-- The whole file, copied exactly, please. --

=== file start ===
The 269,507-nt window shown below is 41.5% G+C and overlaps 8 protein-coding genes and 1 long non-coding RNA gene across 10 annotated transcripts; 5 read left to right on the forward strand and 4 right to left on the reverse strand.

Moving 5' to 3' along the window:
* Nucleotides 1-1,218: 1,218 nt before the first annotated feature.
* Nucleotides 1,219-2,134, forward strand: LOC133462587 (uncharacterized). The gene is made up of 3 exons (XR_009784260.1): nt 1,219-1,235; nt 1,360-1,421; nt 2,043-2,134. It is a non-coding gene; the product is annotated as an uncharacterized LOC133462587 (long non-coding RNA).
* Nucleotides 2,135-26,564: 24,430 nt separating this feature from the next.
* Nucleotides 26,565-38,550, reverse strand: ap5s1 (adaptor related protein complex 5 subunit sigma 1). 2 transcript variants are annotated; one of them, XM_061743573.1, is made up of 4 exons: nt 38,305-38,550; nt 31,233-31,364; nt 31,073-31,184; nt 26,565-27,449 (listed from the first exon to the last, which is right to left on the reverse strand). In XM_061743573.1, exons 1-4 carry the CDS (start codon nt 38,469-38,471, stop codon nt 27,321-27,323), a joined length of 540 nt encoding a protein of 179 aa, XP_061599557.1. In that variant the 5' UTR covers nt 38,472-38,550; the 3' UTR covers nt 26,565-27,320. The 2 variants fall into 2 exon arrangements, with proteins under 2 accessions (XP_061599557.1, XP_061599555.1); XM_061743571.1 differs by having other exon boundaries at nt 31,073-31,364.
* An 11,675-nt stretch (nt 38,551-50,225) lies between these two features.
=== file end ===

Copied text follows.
The 269,507-nt window shown below is 41.5% G+C and overlaps 8 protein-coding genes and 1 long non-coding RNA gene across 10 annotated transcripts; 5 read left to right on the forward strand and 4 right to left on the reverse strand.

Moving 5' to 3' along the window:
* Nucleotides 1-1,218: 1,218 nt before the first annotated feature.
* Nucleotides 1,219-2,134, forward strand: LOC133462587 (uncharacterized). The gene is made up of 3 exons (XR_009784260.1): nt 1,219-1,235; nt 1,360-1,421; nt 2,043-2,134. It is a non-coding gene; the product is annotated as an uncharacterized LOC133462587 (long non-coding RNA).
* Nucleotides 2,135-26,564: 24,430 nt separating this feature from the next.
* Nucleotides 26,565-38,550, reverse strand: ap5s1 (adaptor related protein complex 5 subunit sigma 1). 2 transcript variants are annotated; one of them, XM_061743573.1, is made up of 4 exons: nt 38,305-38,550; nt 31,233-31,364; nt 31,073-31,184; nt 26,565-27,449 (listed from the first exon to the last, which is right to left on the reverse strand). In XM_061743573.1, exons 1-4 carry the CDS (start codon nt 38,469-38,471, stop codon nt 27,321-27,323), a joined length of 540 nt encoding a protein of 179 aa, XP_061599557.1. In that variant the 5' UTR covers nt 38,472-38,550; the 3' UTR covers nt 26,565-27,320. The 2 variants fall into 2 exon arrangements, with proteins under 2 accessions (XP_061599557.1, XP_061599555.1); XM_061743571.1 differs by having other exon boundaries at nt 31,073-31,364.
* An 11,675-nt stretch (nt 38,551-50,225) lies between these two features.